On Saturday we ended up doing house-related things.  I had originally planned to do more touristy things, but there were a number of projects that needed doing, and Heather said she was game to help out.

We tried out a few samples of paint color that I’d been meaning to try.  The painter had called to say that he was going to start earlier than expected, so finalizing the paint selection was top priority.

Painting Portland in the guest bedroom.  We went with the lighter shade.

And we tested the rug in the living room.  It worked great, but we tried a couple other rugs, too, from a different shop in the neighborhood, just to make sure that I wasn’t missing out on other potentially good options.  It was super helpful to have a second person to move the furniture around!

When we got hungry, we swung by Dick’s Drive-In for an old-school hamburger experience.

The rest of the day blurs together now, as I try to remember it — I know we ran a lot of errands and saw a lot of furniture.  In another walk-by moment of serendipity, we passed a storefront downtown featuring a couch very similar to one I’d been eyeing at another store.  We went in to look at the couch, but Heather spotted a bed that was perfect for the guest bedroom.  So we picked out some upholstery and placed the order.

On Sunday morning we went to church and then stopped by one of the best viewpoints in Seattle on the way home.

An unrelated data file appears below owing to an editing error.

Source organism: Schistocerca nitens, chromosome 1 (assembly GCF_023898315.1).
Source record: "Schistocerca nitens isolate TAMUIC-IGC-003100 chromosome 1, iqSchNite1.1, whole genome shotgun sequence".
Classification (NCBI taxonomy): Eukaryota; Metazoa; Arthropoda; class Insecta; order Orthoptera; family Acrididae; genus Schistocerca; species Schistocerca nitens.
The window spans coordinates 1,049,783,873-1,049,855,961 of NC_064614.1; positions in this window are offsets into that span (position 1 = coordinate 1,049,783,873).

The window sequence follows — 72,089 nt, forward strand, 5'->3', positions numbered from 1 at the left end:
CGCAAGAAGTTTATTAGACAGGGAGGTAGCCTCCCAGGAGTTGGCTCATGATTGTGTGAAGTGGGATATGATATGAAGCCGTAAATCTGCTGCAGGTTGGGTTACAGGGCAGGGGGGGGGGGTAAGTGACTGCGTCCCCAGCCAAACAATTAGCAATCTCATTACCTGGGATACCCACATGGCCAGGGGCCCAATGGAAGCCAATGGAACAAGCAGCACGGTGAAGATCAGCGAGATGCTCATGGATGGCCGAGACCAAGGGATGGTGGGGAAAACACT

This is the best view ever, with the city and the Puget Sound.
If I move again within Seattle, I’m going to try to get this view.

After taking in the views, we went home, changed into our rain gear and went down to the ferry docks to catch a ferry over to Bainbridge Island.  The weather was grim and wet, but we still had fun.   The ferry affords wonderful views of the city and neighboring islands, and Bainbridge is a lovely little community.

Hoods and views don’t always go together!

By the time we got to the island the light was already fading into the early winter evening.  We drove around and saw as much as we could before night fell, and then we found a spot for dinner while we waited for the ferry home.

Burger with poblano peppers and salsa

That brought us to the end of our weekend together.  We got home and watched a few shows on tv and went to bed.  In the morning (the morning of our actual birthday), Heather flew home and I went back to work.  What a great birthday weekend!

One comment

  1. So fun to see all this, especially now that we've been there! I saw Dick's Drive-In on one of our many drives through the neighborhood and had meant to ask you if it was a good place…